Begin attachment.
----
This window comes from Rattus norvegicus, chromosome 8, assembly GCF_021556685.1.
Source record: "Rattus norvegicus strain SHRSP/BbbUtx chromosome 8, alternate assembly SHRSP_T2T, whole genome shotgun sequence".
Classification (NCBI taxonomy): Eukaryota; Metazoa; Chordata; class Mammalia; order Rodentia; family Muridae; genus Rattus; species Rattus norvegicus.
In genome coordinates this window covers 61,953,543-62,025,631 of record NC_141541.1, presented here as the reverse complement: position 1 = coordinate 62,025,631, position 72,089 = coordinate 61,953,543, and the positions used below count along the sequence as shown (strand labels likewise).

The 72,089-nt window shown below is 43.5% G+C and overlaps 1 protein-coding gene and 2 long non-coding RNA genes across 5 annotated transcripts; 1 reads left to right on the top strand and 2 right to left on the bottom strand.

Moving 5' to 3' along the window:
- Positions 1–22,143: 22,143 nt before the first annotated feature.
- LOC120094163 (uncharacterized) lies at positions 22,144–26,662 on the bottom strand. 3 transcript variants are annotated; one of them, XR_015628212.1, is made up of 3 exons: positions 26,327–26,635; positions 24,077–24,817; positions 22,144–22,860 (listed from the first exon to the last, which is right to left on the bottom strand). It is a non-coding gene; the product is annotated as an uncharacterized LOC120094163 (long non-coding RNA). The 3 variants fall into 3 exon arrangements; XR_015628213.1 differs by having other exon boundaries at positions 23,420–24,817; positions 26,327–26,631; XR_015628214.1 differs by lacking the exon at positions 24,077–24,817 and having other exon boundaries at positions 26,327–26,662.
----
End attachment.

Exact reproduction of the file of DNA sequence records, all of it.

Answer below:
This window comes from Rattus norvegicus, chromosome 8, assembly GCF_021556685.1.
Source record: "Rattus norvegicus strain SHRSP/BbbUtx chromosome 8, alternate assembly SHRSP_T2T, whole genome shotgun sequence".
Classification (NCBI taxonomy): Eukaryota; Metazoa; Chordata; class Mammalia; order Rodentia; family Muridae; genus Rattus; species Rattus norvegicus.
In genome coordinates this window covers 61,953,543-62,025,631 of record NC_141541.1, presented here as the reverse complement: position 1 = coordinate 62,025,631, position 72,089 = coordinate 61,953,543, and the positions used below count along the sequence as shown (strand labels likewise).

The 72,089-nt window shown below is 43.5% G+C and overlaps 1 protein-coding gene and 2 long non-coding RNA genes across 5 annotated transcripts; 1 reads left to right on the top strand and 2 right to left on the bottom strand.

Moving 5' to 3' along the window:
- Positions 1–22,143: 22,143 nt before the first annotated feature.
- LOC120094163 (uncharacterized) lies at positions 22,144–26,662 on the bottom strand. 3 transcript variants are annotated; one of them, XR_015628212.1, is made up of 3 exons: positions 26,327–26,635; positions 24,077–24,817; positions 22,144–22,860 (listed from the first exon to the last, which is right to left on the bottom strand). It is a non-coding gene; the product is annotated as an uncharacterized LOC120094163 (long non-coding RNA). The 3 variants fall into 3 exon arrangements; XR_015628213.1 differs by having other exon boundaries at positions 23,420–24,817; positions 26,327–26,631; XR_015628214.1 differs by lacking the exon at positions 24,077–24,817 and having other exon boundaries at positions 26,327–26,662.